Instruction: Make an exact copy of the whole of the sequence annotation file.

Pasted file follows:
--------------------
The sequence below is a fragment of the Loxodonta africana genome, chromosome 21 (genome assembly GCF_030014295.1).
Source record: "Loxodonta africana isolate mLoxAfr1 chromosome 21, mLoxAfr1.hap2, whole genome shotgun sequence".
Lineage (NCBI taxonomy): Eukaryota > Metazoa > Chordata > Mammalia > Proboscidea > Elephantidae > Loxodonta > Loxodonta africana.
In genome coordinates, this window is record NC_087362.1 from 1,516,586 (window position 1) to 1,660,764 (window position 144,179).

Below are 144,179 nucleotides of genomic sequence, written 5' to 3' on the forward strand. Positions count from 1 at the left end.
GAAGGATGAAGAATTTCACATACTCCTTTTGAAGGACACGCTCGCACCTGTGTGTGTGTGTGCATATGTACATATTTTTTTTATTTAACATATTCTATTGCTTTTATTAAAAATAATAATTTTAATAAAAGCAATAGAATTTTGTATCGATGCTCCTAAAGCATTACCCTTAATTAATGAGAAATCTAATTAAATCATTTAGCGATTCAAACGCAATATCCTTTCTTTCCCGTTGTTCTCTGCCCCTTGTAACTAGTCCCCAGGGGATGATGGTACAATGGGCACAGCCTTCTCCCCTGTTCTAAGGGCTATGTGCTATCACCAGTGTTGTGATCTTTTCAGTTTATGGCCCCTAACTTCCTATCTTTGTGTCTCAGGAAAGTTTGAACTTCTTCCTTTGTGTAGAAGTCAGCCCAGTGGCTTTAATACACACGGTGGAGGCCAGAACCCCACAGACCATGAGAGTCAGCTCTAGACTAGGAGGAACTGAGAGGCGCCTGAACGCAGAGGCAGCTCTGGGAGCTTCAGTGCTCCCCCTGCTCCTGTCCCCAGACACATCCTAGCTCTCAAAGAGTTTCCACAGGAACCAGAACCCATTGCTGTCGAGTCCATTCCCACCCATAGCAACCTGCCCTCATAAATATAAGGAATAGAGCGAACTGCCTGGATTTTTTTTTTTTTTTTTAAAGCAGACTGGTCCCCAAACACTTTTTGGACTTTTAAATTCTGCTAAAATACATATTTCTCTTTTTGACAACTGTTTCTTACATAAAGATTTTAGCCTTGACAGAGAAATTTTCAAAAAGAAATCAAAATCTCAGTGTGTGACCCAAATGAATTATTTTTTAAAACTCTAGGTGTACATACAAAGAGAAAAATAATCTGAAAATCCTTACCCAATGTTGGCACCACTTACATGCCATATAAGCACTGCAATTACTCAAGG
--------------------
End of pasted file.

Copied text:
The sequence below is a fragment of the Loxodonta africana genome, chromosome 21 (genome assembly GCF_030014295.1).
Source record: "Loxodonta africana isolate mLoxAfr1 chromosome 21, mLoxAfr1.hap2, whole genome shotgun sequence".
Lineage (NCBI taxonomy): Eukaryota > Metazoa > Chordata > Mammalia > Proboscidea > Elephantidae > Loxodonta > Loxodonta africana.
In genome coordinates, this window is record NC_087362.1 from 1,516,586 (window position 1) to 1,660,764 (window position 144,179).

Below are 144,179 nucleotides of genomic sequence, written 5' to 3' on the forward strand. Positions count from 1 at the left end.
GAAGGATGAAGAATTTCACATACTCCTTTTGAAGGACACGCTCGCACCTGTGTGTGTGTGTGCATATGTACATATTTTTTTTATTTAACATATTCTATTGCTTTTATTAAAAATAATAATTTTAATAAAAGCAATAGAATTTTGTATCGATGCTCCTAAAGCATTACCCTTAATTAATGAGAAATCTAATTAAATCATTTAGCGATTCAAACGCAATATCCTTTCTTTCCCGTTGTTCTCTGCCCCTTGTAACTAGTCCCCAGGGGATGATGGTACAATGGGCACAGCCTTCTCCCCTGTTCTAAGGGCTATGTGCTATCACCAGTGTTGTGATCTTTTCAGTTTATGGCCCCTAACTTCCTATCTTTGTGTCTCAGGAAAGTTTGAACTTCTTCCTTTGTGTAGAAGTCAGCCCAGTGGCTTTAATACACACGGTGGAGGCCAGAACCCCACAGACCATGAGAGTCAGCTCTAGACTAGGAGGAACTGAGAGGCGCCTGAACGCAGAGGCAGCTCTGGGAGCTTCAGTGCTCCCCCTGCTCCTGTCCCCAGACACATCCTAGCTCTCAAAGAGTTTCCACAGGAACCAGAACCCATTGCTGTCGAGTCCATTCCCACCCATAGCAACCTGCCCTCATAAATATAAGGAATAGAGCGAACTGCCTGGATTTTTTTTTTTTTTTTTAAAGCAGACTGGTCCCCAAACACTTTTTGGACTTTTAAATTCTGCTAAAATACATATTTCTCTTTTTGACAACTGTTTCTTACATAAAGATTTTAGCCTTGACAGAGAAATTTTCAAAAAGAAATCAAAATCTCAGTGTGTGACCCAAATGAATTATTTTTTAAAACTCTAGGTGTACATACAAAGAGAAAAATAATCTGAAAATCCTTACCCAATGTTGGCACCACTTACATGCCATATAAGCACTGCAATTACTCAAGG